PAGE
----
Mr Thomas said: ‘I like the link with London City. I’m not at all sure that in the long run the open skies policy has been a good thing because Easyjet have creamed off the holiday traffic, the low cost traffic. Lots of people want lower air fares but I’d rather have higher air fares if it means a bit more certainty of service. But that’s not a commonly held view.
Simon Scott said: ‘We have to sell the island as a whole package with government and private sector, there’s been a lot of good work done and we have to continue with that.
‘So it is about air links and sea links, it is about quality of life and about the professional services network that we have got. It’s about ease of doing business and planning and things like that.
‘All those things are important to the whole package.
‘I think it is down to the private sector and government to get those messages across to the UK and other markets.’
Paul Davis said he wanted to shift to a completely different area by saying that one of the biggest disincentives to doing business in the island is the lack of availability of certain skill sets, particularly in the IT environment.
He said: ‘It is virtually impossible to recruit new quality IT staff without poaching them from another business here.
‘The ICT university, if it ever gets off the ground, may supply some of the need there but we haven’t done a lot about making this an attractive jurisdiction for young, highly trained people to come here seeking work.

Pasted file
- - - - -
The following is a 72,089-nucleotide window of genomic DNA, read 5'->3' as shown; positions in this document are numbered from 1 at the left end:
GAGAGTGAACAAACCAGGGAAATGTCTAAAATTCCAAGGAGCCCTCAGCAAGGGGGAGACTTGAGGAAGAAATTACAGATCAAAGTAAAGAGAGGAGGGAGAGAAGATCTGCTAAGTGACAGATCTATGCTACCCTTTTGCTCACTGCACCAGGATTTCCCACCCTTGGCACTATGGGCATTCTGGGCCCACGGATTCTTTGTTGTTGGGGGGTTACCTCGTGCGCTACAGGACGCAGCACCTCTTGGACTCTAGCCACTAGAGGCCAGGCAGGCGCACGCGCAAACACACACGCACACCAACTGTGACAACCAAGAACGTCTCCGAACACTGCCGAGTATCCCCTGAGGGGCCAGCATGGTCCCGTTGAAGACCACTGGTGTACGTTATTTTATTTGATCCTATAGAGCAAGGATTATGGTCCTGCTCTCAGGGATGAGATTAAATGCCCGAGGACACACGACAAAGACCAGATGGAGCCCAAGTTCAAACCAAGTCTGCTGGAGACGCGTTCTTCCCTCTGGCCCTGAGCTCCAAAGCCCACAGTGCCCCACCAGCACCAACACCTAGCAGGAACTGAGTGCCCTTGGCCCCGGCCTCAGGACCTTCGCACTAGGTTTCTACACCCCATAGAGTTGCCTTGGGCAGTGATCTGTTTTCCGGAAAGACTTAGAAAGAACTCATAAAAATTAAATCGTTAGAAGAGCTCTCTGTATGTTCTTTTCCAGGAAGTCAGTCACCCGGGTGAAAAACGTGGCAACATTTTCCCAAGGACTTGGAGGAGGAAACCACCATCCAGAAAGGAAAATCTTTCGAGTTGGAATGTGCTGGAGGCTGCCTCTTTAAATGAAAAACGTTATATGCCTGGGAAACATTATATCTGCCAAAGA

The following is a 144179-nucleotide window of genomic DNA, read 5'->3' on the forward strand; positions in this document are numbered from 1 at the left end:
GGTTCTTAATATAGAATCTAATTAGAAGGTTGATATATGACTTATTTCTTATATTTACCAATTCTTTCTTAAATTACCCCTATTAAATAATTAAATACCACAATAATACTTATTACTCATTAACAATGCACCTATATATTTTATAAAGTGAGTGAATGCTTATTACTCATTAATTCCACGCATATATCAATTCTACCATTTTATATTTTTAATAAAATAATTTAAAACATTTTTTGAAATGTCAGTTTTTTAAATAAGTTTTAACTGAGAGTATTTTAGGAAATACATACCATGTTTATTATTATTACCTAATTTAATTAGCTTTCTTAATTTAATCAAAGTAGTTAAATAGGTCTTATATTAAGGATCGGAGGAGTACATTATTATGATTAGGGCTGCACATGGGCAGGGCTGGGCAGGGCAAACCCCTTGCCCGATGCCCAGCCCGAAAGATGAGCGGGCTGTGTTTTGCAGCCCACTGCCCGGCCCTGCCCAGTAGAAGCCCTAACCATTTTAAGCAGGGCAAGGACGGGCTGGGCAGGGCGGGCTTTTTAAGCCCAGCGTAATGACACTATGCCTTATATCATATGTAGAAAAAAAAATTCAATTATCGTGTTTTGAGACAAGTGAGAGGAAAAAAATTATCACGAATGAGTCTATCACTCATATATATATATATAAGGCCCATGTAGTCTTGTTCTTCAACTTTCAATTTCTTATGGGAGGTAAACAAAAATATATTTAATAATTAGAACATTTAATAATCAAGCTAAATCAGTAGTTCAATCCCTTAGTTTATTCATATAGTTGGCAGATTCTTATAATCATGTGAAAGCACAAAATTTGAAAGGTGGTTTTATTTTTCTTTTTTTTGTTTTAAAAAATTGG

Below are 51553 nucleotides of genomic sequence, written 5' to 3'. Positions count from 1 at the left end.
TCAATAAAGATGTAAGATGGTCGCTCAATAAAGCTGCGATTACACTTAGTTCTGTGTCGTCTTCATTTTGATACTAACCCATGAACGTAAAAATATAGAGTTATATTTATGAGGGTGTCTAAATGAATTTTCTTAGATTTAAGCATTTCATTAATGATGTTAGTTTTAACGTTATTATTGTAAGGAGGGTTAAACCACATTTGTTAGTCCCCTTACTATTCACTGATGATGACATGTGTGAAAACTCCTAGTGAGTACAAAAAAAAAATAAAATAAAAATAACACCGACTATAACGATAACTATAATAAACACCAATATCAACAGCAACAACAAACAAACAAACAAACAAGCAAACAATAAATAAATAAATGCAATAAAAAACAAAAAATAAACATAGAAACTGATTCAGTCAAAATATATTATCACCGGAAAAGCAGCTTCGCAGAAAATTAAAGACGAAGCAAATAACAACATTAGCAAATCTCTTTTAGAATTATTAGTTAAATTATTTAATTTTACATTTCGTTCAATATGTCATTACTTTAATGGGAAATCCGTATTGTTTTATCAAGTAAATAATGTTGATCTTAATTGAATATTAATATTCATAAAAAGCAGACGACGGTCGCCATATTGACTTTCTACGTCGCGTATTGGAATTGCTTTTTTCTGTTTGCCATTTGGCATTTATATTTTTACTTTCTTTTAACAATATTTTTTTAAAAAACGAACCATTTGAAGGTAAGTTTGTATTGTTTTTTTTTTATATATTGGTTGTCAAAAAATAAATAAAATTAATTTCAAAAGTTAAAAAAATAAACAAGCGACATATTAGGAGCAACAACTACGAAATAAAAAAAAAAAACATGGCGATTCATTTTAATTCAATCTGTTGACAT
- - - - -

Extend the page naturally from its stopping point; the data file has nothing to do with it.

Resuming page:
‘The employers are not here looking for IT staff and the IT staff are not looking for jobs here, it’s perpetuating pressure on businesses involved in that sector to go elsewhere.’
In our case [Counting House] we are recruiting in places like Bulgaria and Slovakia and then we find the costs of keeping them there are far less than trying to bring them here, plus there are no work permit issues.
‘I don’t think I have a solution for this but I’m very, very conscious that something needs to change in the way we allow people from jurisdictions where there is a surplus of qualified labour to come and live here.’
Mr Jones then turned the discussion back around to tax.
David Karran reminded the panel that there was talk five or six years ago about changing the zero-ten regime.
‘I was absolutely against that, but in the face of continued pressure on international finance centres, is a sensitive review of the headline rate of corporate tax that would potentially be seen as more internationally acceptable something we carefully consider?’